Why It's Time to Stop Putting off Zero Trust

Studies show that remote working is here to stay. While many organizations have been keen to return to a more traditional workplace, over a third of UK workers are still working from home at least part-time. The work-from-anywhere model is the new norm, and it’s brought with it a host of security challenges – including a notable uptick in unmanaged endpoints (think: laptops, mobile phones, etc.), newfound threat vectors and vulnerabilities and heightened complexity in the cloud.  

Today, businesses increasingly turn to a zero trust approach to combat these obstacles. Zero trust is not a specific solution but a mindset. The zero trust methodology emphasizes an “assume breach” philosophy – where firms behave as though an adversary already has access to their network environment instead of focusing solely on prevention at the perimeter. 

With ransomware and cyber-attacks on the rise, we know that it’s not a matter of if bad actors will break through perimeter defenses but a matter of when – if they’re not inside your data center, networks or cloud environments already. So as organizations look to bolster business resilience and enhance cyber maturity in the weeks to come, here’s what you need to know about the current state of zero trust – and where your organization can get started.   

Why Zero Trust – Why Now? 

Organizations pour more money into cybersecurity every year, yet we’re witnessing more catastrophic breaches than ever before. Worryingly, 63% of security leaders reported that they were ‘unprepared’ for the accelerated move to the cloud – resulting in a plethora of mismanaged endpoint devices and low visibility across cloud and data center environments.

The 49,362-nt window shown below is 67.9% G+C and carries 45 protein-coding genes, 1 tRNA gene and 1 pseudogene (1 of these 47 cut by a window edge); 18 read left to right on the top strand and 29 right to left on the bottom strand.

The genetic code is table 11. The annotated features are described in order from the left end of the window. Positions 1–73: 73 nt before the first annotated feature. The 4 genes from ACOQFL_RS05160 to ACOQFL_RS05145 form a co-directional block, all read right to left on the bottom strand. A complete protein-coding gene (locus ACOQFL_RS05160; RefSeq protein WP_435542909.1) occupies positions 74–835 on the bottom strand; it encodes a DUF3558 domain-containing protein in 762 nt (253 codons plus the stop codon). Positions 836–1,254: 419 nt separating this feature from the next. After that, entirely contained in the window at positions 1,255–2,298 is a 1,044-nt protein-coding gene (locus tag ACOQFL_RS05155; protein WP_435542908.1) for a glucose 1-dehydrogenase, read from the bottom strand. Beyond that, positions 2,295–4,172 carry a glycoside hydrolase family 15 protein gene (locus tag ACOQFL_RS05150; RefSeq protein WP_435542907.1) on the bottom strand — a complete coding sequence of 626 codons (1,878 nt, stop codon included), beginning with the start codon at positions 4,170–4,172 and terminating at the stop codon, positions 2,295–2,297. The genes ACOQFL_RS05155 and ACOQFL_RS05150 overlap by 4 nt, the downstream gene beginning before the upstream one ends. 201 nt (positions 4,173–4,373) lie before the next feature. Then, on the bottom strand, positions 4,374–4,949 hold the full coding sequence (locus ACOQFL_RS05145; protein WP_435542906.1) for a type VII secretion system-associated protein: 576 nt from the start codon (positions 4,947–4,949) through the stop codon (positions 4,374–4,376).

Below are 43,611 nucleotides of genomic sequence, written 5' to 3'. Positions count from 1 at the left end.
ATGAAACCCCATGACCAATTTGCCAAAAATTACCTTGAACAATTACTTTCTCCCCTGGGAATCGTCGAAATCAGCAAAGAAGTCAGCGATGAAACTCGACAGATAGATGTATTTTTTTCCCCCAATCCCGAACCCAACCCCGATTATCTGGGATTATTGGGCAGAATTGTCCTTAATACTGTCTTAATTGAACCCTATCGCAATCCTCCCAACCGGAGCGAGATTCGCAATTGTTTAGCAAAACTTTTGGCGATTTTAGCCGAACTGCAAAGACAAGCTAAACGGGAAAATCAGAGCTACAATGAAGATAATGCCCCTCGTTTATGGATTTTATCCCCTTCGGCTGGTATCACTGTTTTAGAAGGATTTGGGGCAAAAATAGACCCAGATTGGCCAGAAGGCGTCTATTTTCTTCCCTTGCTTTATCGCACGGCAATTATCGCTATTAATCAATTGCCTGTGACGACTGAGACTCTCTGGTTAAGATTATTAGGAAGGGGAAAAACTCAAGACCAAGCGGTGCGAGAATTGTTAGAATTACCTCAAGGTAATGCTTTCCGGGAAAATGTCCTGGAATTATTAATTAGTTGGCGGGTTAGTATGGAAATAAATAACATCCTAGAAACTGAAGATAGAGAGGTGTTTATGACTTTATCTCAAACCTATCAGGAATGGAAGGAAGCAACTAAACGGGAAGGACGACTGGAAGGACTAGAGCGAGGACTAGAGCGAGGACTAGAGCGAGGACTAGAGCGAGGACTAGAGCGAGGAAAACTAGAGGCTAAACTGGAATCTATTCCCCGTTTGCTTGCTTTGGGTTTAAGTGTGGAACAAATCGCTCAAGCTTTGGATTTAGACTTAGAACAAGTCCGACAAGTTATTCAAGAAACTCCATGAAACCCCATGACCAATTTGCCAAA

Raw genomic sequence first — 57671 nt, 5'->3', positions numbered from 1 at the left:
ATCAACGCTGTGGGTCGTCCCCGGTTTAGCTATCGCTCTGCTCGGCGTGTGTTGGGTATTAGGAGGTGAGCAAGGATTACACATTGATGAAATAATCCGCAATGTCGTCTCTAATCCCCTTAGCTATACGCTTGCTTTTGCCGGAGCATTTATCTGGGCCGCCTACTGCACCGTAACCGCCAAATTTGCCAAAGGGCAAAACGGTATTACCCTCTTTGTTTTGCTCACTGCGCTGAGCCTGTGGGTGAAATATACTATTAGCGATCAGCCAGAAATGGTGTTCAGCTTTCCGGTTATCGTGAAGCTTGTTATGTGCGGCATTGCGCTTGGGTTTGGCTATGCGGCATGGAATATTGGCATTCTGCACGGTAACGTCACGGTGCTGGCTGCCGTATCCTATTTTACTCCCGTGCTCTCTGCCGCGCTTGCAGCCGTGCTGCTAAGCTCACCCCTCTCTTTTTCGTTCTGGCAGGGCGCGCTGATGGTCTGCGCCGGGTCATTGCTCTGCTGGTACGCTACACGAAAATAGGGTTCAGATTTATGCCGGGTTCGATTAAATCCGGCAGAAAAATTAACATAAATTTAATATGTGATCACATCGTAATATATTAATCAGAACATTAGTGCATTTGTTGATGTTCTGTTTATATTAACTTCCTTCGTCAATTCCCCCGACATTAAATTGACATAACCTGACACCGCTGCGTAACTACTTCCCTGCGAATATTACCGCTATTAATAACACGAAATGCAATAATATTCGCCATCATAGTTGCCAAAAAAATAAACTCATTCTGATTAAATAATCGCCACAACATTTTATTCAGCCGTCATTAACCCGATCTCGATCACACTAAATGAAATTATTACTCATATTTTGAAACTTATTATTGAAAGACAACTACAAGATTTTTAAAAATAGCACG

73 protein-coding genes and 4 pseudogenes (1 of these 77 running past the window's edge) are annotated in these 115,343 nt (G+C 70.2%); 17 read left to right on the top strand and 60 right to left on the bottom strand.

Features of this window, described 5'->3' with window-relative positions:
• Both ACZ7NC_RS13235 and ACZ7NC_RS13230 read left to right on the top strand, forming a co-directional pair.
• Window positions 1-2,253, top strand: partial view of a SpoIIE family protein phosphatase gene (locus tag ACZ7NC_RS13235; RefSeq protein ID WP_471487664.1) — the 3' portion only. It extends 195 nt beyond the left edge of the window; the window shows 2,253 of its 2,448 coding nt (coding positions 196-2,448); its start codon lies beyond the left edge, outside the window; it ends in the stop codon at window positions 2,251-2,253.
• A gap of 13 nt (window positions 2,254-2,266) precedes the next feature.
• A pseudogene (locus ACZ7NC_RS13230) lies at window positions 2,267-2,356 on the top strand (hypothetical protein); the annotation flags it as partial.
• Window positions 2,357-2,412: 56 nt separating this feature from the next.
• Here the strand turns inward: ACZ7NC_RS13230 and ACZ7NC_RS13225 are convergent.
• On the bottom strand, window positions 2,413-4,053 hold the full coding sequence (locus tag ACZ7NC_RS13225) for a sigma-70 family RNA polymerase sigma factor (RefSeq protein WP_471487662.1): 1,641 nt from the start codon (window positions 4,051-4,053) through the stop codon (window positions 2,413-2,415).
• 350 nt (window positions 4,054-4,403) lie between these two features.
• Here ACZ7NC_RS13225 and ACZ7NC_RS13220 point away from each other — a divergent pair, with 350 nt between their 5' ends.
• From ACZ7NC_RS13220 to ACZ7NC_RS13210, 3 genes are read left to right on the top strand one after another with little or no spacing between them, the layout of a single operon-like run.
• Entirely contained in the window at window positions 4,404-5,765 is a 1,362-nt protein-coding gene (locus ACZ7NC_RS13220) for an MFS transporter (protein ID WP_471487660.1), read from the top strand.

Now, as we watch threats evolve and breaches become even more devastating, the need for organizations to get started with zero trust strategies has never been more apparent. It’s clear that organizations need to focus on preventing breaches from happening in the first place (i.e., prevention at the perimeter) and on limiting their impact when they inevitably do occur.  

The Common Obstacles to Zero Trust  

While 75% of decision-makers recognize the importance of zero trust, only 33% have plans in place to deploy zero trust technologies. One of the most widespread barriers to zero trust progress is misunderstanding how to get started with zero trust. For example, when it comes to micro-segmentation, a critical pillar of achieving zero trust at any scale, two-thirds of firms say their internal teams lack the time, subject matter expertise and skills to implement best practices for micro-segmentation. Also, 44% of leaders report that their teams struggle to identify and design the most appropriate zero trust pilot for their organization.  

Education across internal teams is an essential first step in helping your organization achieve zero trust success. While it may seem daunting to determine how your organization should get started with zero trust today, here are a few key things to keep in mind when ironing out your strategy.  

Taking the First Step 

Visibility is the first step of a zero trust strategy. Organizations need risk-based visibility into the communications and connections happening across their environments to better assess and understand top risk priorities. Whether that’s identifying where bad actors could take advantage of vulnerable points in infrastructure (i.e., can somebody access my business-critical database?), pinpointing if they already have or highlighting and mitigating other potentially risky activity (think insider threats: sometimes employees don’t realize they’re clicking on risky links or opening vulnerable files) before it can become a threat to the business.

From there, put “assume breach” into practice. Secure your organization’s critical assets by building zero trust security controls and policies around the most at-risk pathways. Limit access proactively – either starting with mission-critical assets or working on protecting larger environment-based segments and leverage tools like micro-segmentation to contain threats and minimize business impact post-breach. 

Lastly, account for scale. As your business grows, you can expect the threat landscape to evolve and widen as well. As you build out your zero trust plans, ensure that you’re accounting for solutions that enable business growth while limiting risk exposure.  

An incremental approach to zero trust, which helps reduce risk and bolster cyber resiliency now, is the best path forward. Although the scale of a full zero trust transition can be intimidating at first, by starting small and prioritizing projects that will deliver the most significant impact, firms can – and should – start turning zero trust plans into a reality today.  

What’s Hot on Infosecurity Magazine?